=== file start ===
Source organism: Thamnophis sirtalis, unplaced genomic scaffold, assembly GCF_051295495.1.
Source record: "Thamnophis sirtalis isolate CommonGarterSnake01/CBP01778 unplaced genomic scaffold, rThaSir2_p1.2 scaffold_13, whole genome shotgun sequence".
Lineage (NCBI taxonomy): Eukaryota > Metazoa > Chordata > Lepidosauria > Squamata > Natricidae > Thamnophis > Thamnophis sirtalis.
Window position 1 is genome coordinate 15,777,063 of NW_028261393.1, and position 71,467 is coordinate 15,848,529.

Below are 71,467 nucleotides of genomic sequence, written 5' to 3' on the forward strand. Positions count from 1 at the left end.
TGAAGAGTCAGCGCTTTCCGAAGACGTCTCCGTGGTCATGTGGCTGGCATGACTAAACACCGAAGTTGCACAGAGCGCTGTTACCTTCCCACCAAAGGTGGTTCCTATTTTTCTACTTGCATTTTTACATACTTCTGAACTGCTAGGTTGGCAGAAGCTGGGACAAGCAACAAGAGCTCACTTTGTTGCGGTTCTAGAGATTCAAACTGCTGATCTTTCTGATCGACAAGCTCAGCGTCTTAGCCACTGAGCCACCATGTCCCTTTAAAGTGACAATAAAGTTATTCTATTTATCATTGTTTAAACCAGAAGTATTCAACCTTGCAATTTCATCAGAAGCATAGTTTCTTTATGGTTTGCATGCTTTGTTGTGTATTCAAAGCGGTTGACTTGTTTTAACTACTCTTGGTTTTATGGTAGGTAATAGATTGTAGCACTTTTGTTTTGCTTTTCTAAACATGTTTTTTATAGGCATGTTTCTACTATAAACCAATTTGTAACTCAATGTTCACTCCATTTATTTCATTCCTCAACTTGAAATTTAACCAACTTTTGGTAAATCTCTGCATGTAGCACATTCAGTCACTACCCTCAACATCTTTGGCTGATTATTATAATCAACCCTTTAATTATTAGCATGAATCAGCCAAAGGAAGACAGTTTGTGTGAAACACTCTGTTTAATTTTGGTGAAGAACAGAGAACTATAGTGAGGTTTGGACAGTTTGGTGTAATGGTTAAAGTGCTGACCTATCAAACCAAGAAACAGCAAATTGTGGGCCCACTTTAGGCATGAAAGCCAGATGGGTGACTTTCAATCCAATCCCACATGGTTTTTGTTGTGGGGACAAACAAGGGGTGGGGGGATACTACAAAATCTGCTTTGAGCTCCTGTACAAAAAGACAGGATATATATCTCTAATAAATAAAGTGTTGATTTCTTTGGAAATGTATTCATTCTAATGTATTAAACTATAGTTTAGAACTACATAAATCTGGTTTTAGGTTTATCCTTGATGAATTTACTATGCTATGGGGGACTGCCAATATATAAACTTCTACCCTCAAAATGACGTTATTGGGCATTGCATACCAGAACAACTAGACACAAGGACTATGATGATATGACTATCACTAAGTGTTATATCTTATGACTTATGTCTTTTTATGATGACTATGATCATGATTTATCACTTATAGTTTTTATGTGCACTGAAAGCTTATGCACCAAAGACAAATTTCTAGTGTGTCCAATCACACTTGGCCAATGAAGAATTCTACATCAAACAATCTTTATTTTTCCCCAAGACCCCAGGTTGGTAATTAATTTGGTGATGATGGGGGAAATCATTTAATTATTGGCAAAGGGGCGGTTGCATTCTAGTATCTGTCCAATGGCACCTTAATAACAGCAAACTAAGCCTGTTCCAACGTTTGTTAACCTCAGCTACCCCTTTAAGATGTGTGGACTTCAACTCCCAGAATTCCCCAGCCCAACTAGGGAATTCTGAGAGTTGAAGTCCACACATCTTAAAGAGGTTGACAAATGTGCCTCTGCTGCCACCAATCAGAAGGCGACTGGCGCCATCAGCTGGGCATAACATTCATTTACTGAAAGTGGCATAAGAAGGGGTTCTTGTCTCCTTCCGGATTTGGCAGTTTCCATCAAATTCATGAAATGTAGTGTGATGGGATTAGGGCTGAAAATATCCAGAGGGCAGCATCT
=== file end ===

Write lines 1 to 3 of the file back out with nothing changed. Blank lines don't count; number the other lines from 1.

Source organism: Thamnophis sirtalis, unplaced genomic scaffold, assembly GCF_051295495.1.
Source record: "Thamnophis sirtalis isolate CommonGarterSnake01/CBP01778 unplaced genomic scaffold, rThaSir2_p1.2 scaffold_13, whole genome shotgun sequence".
Lineage (NCBI taxonomy): Eukaryota > Metazoa > Chordata > Lepidosauria > Squamata > Natricidae > Thamnophis > Thamnophis sirtalis.